Brandy and Cognac
Brandy is defined in the Merriam-Webster Dictionary as an alcoholic liquor distilled from wine or fermented fruit juice. As limited as that statement is, it is an accurate stating point. Brandy is usually bottled between 35 to 60 per cent alcohol by volume, sometimes it is aged in wooden (oak) casks although (depending upon the jurisdiction), it may be unaged and coloured with caramel instead of aged. Brandy may be produced from fruit grown anywhere in the world, and may be distilled upon a large variety of stills.
Certain styles of Brandy have become much more refined in where how they may be produced, the most common of these refined styles are Armagnac and Cognac.
Pisco, for those who are unfamiliar with the spirit, is a style of brandy made in both Chile and Peru. It was developed by early Spanish settlers in sixteenth century. Although the spirit is sipped neat by some (especially in Chile and Peru), it is for usually intended to be a cocktail spirit.
- CAMUS VS Elegance (85.5)
- CAMUS VSOP Elegance (89.5)
- Camus XO Elegance (Cognac) (91.5)
- CAMUS XO Borderies (92.5)
- CAMUS Extra Elegance (95)
- Courvoisier Cognac VS (86)
- Courvoisier VSOP Fine Champagne Cognac (87)
- Hennesy Very Special Cognac (85.5)
- Hennesy Priveledge VSOP (88)
- Hennessy X.O (Extra Old) Cognac (93.5)
- H by Hine Fine Champagne Cognac (VSOP) (88.5)
- Hine Rare VSOP (87.5)
- Pierre Ferrand 1840 Original Formula (90.5)
- Pierre Ferrand Ambre (Grande Champagne Cognac) (89)
- Pierre Ferrand Reserve (Grande Champagne Cognac) (90.5)
- Pierre Ferrand Cigare (Grande Champagne Cognac) (94)
- Pierre Ferrand Selection Des Anges (Grande Champagne) (93)
- Rémy Martin VSOP (Fine Champagne Cognac) (87)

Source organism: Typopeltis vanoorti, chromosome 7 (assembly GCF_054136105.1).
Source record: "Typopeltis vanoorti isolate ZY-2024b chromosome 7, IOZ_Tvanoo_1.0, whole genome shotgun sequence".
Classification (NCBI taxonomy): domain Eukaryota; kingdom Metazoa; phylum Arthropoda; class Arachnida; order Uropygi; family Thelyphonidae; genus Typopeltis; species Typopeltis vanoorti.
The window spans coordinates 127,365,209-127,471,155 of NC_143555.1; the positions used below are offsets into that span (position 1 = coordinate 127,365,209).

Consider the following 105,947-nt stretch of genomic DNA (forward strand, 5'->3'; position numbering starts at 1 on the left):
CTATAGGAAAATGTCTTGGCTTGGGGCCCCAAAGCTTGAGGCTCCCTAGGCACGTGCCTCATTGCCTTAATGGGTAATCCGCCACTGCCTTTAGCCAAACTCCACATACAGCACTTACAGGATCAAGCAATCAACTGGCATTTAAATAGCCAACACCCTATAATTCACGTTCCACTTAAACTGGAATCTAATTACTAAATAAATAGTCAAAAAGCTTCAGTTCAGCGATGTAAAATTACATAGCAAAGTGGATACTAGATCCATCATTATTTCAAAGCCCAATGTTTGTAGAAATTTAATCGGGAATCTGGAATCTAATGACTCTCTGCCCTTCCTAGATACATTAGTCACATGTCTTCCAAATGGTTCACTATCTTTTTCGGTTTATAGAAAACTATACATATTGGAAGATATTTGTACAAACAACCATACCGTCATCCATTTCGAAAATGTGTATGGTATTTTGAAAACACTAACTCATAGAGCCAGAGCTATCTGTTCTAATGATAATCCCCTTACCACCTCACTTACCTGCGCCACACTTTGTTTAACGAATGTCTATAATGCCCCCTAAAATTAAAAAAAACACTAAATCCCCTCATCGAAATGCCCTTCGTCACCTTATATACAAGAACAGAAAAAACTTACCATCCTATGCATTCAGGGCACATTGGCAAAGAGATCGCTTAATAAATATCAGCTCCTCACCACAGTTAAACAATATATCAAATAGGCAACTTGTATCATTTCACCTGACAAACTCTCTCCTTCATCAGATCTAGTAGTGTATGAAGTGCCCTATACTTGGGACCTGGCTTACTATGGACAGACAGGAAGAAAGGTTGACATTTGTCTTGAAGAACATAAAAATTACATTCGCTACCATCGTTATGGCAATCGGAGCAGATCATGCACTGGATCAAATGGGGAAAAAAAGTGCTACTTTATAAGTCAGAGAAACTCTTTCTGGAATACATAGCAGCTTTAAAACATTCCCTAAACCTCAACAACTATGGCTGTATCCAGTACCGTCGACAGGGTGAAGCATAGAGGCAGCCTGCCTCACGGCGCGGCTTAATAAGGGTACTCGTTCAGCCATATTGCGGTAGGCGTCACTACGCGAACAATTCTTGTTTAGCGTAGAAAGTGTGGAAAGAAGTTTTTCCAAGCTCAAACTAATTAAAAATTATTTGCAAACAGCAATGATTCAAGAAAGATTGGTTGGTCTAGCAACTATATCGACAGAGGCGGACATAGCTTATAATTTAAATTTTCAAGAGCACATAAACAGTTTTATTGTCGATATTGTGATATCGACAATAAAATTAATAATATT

The making of cognac is governed by strict rules designed to guarantee consistency of quality and character. All cognac must be produced from a specific region of France whose appellation was first set out by decree on May 1, 1909. Since 1938, this appellation has been composed of six crus: Grande Champagne, Petite Champagne, Borderies, Fins Bois, Bon Bois, and Bois a Terroir. (You can think of these crus a specific grape growing regions within the overall appellation.) The grape juice from which the cognac is distilled is produced solely from white grapes which have been grown within the appellation.
Cognac is distilled twice upon a copper Charentes Still. The resulting distillate must be aged in new french oak or french oak that previously contained only Cognac eaux de vie. The minimum aging for Cognac is 2 years, and if Cognac carries an age statement, it must be the youngest cognac in the blend which is represented. The youngest Cognac eaux de vie in a blend which is labelled VS must be at least 2 years; the youngest eaux de vie in a VSOP blend must be 4 years, and a Cognac labeled XO must not have any eaux de vie younger than 6 years.
A Quick Note Regarding Armagnac
It is not true to say that Armagnac is just Cognac grown in another region of France. Armagnac is actually significantly different from Cognac in not just where it is produced, but also in how it is produced.
It is produced from grapes (nine varietals allowed) grown in the Armagnac appellation of France (in Gascony). It is generally produced upon a column still and aged in oak casks. Armagnac is not as tightly regulated as Cognac allowing producers more choices in their distillation and aging techniques.